This argument has been tried more than once. It’s typically voiced when I present a gif animation that shows the East Pacific warming and cooling in response to ENSO and shows the East Indian-West Pacific sea surface temperatures varying in the opposite direction. See Animation 7-1. The argument is, the seesaw effect between the East Pacific and the East Indian-West Pacific datasets—better described as their opposing warming and cooling—causes the two datasets to counteract one another. The argument is intended to downplay the importance of the variation in the sea surface temperatures of the East Indian-West Pacific subset.
The gif animation linked above is Figure 9 from the November 2009 post
More Detail On The Multiyear Aftereffects Of ENSO – Part 2 – La Niña Events Recharge The Heat Released By El Niño Events AND… The continuation of the title is, …During Major Traditional ENSO Events, Warm Water Is Redistributed Via Ocean Currents.
My blog posts are well illustrated, like this book. Many times those reading the post aren’t actually reading the text; they’re trying to get an overview by skimming through the notes on the illustrations. Those readers noticed the seesaw effect in that animation and spew forth their comment. If they had read the text, or had continued skimming through the illustrations, they would have realized I had answered their concerns a few paragraphs and illustrations later. For example, the following text and illustrations are from that post. I’ve changed the illustration numbers for the book, and replaced the acronym SST with sea surface temperature:
Figure 7-22 is a comparison of East Pacific sea surface temperature anomalies and the sea surface temperature Anomalies of the East Indian and West Pacific Oceans. I’ve also included scaled NINO3.4 sea surface temperature anomalies as a reference for timing. The 1986/87/88 and 1997/98 El Niño events and the initial portions of the subsequent La Niña events are highlighted. It is very clear that the two datasets are out of phase.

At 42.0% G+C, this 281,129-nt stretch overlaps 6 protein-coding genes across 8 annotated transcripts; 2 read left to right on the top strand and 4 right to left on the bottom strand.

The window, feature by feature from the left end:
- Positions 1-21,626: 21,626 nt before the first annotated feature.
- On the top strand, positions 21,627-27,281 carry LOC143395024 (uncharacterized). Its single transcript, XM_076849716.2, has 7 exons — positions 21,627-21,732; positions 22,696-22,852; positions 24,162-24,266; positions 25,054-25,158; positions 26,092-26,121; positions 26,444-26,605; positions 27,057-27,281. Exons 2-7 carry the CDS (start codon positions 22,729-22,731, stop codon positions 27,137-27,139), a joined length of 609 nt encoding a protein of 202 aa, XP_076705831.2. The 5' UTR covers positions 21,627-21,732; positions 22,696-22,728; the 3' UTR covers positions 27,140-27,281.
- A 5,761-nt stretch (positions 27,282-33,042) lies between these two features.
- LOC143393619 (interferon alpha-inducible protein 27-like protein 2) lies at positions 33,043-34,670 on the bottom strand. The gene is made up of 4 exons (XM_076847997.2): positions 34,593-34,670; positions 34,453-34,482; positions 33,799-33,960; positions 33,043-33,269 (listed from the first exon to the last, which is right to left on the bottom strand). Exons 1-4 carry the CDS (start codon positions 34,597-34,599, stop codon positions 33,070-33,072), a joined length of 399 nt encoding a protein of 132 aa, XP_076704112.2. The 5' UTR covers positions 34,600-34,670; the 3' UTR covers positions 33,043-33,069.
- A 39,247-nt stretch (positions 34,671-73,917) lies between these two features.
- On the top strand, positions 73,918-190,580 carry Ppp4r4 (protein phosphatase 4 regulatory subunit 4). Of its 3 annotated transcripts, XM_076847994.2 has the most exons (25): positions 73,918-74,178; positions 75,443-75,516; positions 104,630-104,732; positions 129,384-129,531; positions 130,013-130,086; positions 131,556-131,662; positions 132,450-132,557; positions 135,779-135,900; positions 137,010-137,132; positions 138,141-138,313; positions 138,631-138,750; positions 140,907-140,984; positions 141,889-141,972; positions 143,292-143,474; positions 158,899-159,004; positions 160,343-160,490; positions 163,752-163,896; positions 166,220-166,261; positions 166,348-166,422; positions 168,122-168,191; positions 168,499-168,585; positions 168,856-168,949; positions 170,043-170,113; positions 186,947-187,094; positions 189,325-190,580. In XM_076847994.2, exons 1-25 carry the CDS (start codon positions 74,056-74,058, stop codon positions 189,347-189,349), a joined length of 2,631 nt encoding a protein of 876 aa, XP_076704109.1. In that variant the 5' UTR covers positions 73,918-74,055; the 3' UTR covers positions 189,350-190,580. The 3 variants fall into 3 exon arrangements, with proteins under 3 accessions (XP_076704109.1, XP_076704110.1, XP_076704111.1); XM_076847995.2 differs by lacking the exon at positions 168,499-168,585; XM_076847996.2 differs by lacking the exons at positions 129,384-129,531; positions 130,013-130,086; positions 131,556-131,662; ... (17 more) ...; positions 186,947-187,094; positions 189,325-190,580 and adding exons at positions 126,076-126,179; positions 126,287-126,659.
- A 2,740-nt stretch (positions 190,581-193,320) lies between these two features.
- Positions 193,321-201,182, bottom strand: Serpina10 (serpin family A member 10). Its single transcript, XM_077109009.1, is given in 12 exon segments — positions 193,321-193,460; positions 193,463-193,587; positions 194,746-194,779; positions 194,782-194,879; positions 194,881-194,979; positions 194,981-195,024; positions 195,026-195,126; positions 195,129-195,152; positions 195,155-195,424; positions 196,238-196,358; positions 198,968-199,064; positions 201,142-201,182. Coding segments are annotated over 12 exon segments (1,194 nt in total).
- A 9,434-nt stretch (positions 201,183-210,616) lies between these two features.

Figure 7-23 is the same comparison graph, but in it, I’ve highlighted a different portion of the data. The response of the East Pacific sea surface temperature anomalies to the major El Niño events of 1986/87/88 and 1997/98 is very visible in that comparison graph. On the other hand, note that the sea surface temperature anomalies of the East Indian and West Pacific cool very little (the area highlighted) while the sea surface temperature anomalies in the East Pacific are rising dramatically. This happens because El Niño events are fueled by subsurface waters from the Western Tropical Pacific, from depths to 300 meters in the Pacific Warm Pool. These subsurface waters are not included in sea surface temperature measurements.
In summary, the seesaw effect only occurs during, and is caused by, the transition from El Niño to La Niña, when the warm water that’s left over from the El Niño is carried back to the western Pacific and eastern Indian Oceans. The seesaw effect does not occur to the same level during the evolution phase, when the sea surface temperatures of the East Indian-West Pacific data cool very slightly as the East Pacific warms significantly. The reason for this is, the majority of the warm water that fuels an El Niño comes from below the surface of the west Pacific Warm Pool.
The seesaw effect basically shows the impact on the East Indian-West Pacific sea surface temperature data of the warm water from the El Niño that’s left over when the El Niño has ended in the eastern tropical Pacific. The seesaw effect does not occur during the evolution of the El Niño, because most of the warm water that fuels a major El Niño event comes from below the surface of the west Pacific Warm Pool. It is, therefore, not a true seesaw effect throughout the evolutions and decays of both phases of ENSO.
END OF REPRINT
ONE MORE ANIMATION